After the Obama Administration had put the PEP program in place, a high percentage of migrants apprehended at the border were released with a “notice to appear.”

“[The Obama] administration has handcuffed the Border Patrol,” Babeu told reporters in a March 2016 press conference reported by Breitbart Texas.

This new set of orders from Secretary Kelly effectively removes those handcuffs and ends Obama’s catch and release programs.

“A country has a duty and obligation to secure its border. That didn’t change because Obama was the president,” Jackson County, Texas, Sheriff Andy Louderback told Breitbart Texas on Tuesday. “We are back to the rule of law now, and the gloves are off now, there’s no PEP. We are now allowed to do our job. I am on cloud 80 right now.” Louderback previously served as president of the Texas Sheriff’s Association.

Breitbart Texas was at a press conference when sheriffs from across the state descended upon the Texas Capitol in August 2015 to decry the federal policies of the Obama administration saying, criminal aliens have free rein.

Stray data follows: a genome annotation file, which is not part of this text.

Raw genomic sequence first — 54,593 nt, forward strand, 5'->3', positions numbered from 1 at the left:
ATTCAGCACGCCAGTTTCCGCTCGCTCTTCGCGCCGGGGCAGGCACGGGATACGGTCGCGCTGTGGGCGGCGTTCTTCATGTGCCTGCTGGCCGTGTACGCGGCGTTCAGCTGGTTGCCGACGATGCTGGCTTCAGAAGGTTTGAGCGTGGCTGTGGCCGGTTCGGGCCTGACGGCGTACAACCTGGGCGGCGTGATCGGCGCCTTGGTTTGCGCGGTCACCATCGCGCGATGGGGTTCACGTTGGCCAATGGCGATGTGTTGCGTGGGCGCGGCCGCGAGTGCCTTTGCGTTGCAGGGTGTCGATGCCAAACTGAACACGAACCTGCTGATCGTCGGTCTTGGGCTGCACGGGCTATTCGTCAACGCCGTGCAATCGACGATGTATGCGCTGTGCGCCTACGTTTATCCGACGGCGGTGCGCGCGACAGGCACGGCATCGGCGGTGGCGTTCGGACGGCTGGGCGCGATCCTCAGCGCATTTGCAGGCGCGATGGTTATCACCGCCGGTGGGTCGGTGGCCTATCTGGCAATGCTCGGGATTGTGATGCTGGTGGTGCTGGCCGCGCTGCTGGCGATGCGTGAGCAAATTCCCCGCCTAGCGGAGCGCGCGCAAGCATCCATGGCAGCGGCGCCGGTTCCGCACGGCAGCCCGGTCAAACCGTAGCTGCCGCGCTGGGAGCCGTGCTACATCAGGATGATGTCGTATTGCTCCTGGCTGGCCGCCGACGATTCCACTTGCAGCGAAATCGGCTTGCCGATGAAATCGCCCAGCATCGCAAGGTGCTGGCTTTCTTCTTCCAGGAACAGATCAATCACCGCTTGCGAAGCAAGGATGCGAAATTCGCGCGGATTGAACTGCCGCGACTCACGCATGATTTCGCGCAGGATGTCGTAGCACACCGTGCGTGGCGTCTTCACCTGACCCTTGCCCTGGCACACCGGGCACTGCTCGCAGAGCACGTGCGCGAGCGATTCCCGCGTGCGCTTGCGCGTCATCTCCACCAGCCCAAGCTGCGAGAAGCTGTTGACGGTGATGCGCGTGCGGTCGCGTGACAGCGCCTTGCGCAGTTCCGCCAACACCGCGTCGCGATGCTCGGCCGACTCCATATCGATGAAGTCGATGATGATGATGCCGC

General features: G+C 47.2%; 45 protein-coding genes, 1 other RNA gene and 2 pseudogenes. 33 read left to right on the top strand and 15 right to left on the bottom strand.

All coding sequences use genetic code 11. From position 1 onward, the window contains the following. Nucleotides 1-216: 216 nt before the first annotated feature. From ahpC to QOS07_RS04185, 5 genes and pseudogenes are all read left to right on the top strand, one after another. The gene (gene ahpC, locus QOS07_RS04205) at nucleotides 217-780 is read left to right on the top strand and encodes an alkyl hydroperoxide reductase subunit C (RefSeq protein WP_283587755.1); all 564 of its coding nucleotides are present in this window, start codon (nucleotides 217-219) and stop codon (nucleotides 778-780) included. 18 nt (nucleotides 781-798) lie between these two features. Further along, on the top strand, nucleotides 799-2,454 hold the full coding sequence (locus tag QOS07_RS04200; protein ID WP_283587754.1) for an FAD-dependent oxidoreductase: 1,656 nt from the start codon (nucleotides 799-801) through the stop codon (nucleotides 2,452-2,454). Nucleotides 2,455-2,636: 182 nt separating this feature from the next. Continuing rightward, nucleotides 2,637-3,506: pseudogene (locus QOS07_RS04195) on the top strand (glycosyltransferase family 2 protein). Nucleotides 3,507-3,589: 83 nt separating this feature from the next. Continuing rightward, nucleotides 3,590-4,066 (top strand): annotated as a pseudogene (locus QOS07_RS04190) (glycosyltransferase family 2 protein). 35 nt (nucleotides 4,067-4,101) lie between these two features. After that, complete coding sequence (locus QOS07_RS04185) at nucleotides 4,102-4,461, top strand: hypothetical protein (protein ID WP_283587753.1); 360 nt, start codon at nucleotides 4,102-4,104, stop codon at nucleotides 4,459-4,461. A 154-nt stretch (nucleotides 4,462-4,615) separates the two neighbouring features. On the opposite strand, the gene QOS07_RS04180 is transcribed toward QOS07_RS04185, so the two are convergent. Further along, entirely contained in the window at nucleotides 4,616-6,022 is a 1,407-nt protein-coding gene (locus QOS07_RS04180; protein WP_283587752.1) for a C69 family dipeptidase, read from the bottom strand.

“Policies that facilitate the release of removable aliens apprehended at and between the ports of entry, which allow them to abscond and fail to appear at their removal hearings, undermine the border security mission,” Kelly stated. “Such policies, collectively referred to as ‘catch-and-release,’ shall end.”

Why Mexico’s Governors Became A Prime Target of Criminal Groups

February 3, 2017

Why Mexico’s Governors Became A Prime Target of Criminal Groups, Insight Crime, Patrick Corcoran, January 31, 2017

(Please see also, Mexico’s President Cancels White House Visit After Trump Hits Cartels. — DM)

G23051125.JPG MÉXICO, D.F.-Conferencia-Moreira. El presidente nacional del PRI, Humberto Moreira durante conferencia de prensa la mañana de este lunes en la sede nacional de dicho instituto político. EGV. Foto: Agencia EL UNIVERSAL/Juan Boites.

MÉXICO, D.F.-Conferencia-Moreira. El presidente nacional del PRI, Humberto Moreira durante conferencia de prensa la mañana de este lunes en la sede nacional de dicho instituto político. EGV. Foto: Agencia EL UNIVERSAL/Juan Boites.

A growing stream of corruption allegations against governors in Mexico exemplifies how changes in the country’s political landscape have inadvertently served to expand these officials’ role in enabling organized crime.